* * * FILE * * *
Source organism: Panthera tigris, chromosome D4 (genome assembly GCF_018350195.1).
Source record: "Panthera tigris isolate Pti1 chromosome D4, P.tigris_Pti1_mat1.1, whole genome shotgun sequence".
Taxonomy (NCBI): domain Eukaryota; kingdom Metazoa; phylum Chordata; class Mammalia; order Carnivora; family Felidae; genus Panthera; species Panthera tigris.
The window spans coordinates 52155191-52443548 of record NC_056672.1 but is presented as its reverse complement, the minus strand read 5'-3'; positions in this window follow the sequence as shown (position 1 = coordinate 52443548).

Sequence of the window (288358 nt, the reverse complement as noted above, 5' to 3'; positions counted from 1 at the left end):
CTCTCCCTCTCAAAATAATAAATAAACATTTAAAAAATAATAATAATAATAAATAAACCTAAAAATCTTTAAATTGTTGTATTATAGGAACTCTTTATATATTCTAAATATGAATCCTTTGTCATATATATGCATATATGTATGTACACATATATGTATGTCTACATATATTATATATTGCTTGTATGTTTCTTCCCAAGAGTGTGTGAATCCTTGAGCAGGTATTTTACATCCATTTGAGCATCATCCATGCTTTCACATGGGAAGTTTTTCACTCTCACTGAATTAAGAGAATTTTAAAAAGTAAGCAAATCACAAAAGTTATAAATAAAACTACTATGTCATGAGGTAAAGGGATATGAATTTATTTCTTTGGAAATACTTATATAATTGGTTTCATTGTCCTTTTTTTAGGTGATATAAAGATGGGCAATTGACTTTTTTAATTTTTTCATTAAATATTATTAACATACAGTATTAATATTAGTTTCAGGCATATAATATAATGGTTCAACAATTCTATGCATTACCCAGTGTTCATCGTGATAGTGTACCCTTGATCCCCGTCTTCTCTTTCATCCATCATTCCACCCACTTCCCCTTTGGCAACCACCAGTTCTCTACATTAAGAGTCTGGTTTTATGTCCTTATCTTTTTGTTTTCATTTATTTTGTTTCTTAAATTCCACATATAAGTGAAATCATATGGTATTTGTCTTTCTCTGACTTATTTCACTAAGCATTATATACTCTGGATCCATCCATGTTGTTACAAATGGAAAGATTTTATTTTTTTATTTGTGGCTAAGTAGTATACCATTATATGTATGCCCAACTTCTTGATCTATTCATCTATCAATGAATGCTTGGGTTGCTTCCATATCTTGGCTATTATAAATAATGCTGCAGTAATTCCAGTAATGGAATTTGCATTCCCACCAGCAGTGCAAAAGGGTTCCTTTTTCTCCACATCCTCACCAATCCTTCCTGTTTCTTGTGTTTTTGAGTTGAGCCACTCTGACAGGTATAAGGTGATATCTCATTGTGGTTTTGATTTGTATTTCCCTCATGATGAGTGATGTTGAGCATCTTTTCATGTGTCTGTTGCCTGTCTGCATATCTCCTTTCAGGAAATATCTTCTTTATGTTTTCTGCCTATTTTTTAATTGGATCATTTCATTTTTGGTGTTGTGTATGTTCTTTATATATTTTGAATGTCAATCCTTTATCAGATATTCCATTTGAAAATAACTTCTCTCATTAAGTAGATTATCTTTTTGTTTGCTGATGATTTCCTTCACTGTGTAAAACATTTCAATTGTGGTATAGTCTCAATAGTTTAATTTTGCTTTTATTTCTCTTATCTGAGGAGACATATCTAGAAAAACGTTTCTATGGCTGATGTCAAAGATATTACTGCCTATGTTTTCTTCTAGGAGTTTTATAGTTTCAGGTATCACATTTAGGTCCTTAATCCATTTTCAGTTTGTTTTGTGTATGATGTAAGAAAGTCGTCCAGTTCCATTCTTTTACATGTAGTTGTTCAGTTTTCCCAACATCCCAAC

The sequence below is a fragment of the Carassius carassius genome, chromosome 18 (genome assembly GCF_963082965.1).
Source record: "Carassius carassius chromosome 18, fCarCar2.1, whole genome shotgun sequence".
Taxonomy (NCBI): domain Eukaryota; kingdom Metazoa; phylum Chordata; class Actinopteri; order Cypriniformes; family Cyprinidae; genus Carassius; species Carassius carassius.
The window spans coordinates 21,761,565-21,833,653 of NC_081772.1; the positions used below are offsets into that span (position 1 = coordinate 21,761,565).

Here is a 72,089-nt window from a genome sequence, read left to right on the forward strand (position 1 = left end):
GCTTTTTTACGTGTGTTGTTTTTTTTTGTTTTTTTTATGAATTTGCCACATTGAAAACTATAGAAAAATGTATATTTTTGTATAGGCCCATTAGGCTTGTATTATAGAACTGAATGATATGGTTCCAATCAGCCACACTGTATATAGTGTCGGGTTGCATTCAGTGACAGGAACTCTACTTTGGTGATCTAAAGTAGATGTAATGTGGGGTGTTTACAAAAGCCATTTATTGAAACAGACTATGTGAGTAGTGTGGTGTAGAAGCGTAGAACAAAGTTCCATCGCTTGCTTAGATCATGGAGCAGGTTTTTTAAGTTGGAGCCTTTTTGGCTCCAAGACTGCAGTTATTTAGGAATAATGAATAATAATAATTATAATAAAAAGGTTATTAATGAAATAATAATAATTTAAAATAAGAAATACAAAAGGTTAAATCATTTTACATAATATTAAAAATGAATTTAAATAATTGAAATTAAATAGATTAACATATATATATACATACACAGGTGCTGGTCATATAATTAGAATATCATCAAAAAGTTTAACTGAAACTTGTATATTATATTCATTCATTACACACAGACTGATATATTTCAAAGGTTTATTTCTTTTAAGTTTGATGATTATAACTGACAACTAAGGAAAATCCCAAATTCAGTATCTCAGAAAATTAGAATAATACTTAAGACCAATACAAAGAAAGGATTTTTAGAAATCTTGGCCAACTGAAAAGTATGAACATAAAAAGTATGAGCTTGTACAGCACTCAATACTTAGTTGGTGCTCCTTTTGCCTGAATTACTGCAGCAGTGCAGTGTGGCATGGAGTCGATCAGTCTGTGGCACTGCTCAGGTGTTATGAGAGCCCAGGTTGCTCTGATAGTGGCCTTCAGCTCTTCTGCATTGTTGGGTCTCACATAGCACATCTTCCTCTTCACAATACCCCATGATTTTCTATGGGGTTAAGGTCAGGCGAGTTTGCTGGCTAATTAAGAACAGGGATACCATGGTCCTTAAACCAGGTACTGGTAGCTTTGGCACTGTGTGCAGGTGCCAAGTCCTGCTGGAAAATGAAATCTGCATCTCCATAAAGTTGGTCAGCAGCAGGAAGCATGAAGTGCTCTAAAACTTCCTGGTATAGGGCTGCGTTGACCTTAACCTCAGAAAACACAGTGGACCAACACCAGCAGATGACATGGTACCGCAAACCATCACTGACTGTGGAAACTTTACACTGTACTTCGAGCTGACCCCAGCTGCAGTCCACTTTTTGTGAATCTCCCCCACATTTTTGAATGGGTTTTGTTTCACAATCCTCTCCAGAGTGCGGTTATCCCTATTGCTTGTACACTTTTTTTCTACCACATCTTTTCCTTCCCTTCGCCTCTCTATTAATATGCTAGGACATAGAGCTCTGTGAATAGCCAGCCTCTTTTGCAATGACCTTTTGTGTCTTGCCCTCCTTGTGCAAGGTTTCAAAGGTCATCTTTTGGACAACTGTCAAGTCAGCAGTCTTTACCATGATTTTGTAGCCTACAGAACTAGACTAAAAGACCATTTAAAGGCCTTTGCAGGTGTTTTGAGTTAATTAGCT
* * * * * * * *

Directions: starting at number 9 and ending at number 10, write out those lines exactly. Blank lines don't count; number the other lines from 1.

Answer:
Taxonomy (NCBI): domain Eukaryota; kingdom Metazoa; phylum Chordata; class Actinopteri; order Cypriniformes; family Cyprinidae; genus Carassius; species Carassius carassius.
The window spans coordinates 21,761,565-21,833,653 of NC_081772.1; the positions used below are offsets into that span (position 1 = coordinate 21,761,565).